4. Not concerning myself with gear, I’ve (in wow) have gotten back to dungeons in normal modes. I have not had a better experience since vanilla. Everyone was friendly, took their time. there was even (*gasp*) friendly banter between total strangers… IN WOW.
    So nice players do exist in that game, just avoid any place that gives any sort of needed loot.

    • It seems that normal mode dungeons at level cap are the best ones to run in. I’ve had hit-and-miss scenarios in the leveling instances, and I’ve not the desire to run Cata heroics. I know we’re not the only ones to do this, Dwism, since I regularly hear from other L85s whom I see in Cata normals are “I like normals better because there’s no jerks in them”.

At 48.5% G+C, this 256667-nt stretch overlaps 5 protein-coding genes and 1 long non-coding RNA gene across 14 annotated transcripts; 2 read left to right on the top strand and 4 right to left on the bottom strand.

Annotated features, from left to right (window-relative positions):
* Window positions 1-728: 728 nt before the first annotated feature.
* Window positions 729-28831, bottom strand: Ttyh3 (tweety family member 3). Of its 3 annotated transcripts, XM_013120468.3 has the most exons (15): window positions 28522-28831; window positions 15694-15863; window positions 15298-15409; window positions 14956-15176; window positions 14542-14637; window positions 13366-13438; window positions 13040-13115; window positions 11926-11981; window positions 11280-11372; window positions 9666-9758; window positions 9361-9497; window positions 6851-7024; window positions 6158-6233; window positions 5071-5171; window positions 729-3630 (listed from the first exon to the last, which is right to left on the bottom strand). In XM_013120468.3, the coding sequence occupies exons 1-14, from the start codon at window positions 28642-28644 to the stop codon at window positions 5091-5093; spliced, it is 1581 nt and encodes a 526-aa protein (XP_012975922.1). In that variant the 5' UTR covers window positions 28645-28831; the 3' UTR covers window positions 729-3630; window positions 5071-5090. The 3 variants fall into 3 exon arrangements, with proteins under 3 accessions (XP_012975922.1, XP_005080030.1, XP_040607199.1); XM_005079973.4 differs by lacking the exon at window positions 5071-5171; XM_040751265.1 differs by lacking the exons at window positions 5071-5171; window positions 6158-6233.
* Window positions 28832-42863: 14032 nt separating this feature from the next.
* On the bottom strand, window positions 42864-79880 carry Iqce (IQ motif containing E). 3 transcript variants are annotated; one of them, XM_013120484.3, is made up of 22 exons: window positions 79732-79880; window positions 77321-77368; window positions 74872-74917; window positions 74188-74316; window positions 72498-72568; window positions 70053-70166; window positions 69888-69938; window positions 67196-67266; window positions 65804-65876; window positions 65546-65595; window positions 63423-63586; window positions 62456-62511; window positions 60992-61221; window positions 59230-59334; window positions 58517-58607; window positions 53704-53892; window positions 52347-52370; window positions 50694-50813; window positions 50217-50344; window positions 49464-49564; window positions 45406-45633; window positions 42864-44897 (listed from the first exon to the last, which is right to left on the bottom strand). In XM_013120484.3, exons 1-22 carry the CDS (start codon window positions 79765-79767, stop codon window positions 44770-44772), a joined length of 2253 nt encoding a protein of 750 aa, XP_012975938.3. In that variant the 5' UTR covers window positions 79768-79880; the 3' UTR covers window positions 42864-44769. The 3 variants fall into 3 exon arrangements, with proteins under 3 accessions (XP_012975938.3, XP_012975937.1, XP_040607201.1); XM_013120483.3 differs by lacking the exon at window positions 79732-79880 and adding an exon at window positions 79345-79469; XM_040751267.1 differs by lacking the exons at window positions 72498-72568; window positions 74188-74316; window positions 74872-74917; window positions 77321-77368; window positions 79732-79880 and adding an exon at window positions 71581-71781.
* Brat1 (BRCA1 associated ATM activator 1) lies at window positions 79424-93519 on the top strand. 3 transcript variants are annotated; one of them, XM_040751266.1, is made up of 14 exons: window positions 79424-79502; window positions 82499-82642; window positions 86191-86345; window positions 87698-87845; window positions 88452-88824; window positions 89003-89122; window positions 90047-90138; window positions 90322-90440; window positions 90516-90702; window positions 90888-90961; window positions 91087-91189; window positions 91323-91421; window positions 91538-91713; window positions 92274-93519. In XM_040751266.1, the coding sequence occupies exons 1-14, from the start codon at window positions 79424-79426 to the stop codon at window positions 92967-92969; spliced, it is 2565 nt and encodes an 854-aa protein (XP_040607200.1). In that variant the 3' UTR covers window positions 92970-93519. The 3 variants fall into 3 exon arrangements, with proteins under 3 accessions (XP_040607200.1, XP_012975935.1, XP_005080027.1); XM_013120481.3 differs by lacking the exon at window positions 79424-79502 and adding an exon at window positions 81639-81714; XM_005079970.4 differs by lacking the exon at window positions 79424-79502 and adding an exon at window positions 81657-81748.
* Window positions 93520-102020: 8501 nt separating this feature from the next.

5. Welcome back to WoW, Spinks! I too have plunged back in (for two months, shhh don’t tell anyone) but it’s a nice change of pace from SWTOR (whickh. Also, I’m glad that so many folks are having fun in TSW … I’ll be honest, I played the beta and was thoroughly unimpressed, but then again horror/present day games have never really been my thing.

  6. Nice to see you reporting from Azeroth so I don’t need to go there. 😉
    Nah, honestly, there are moments when I think I wouldn’t mind popping in there for a little. But then I remember what a timesink it is and decide to stay out of it. It’s great to hear though that Darkmoon Fair has gotten an overhaul. Long time needed you could say!

  7. I finished my exploratory return run in WoW. But I didn’t have the heart to run any dungeons.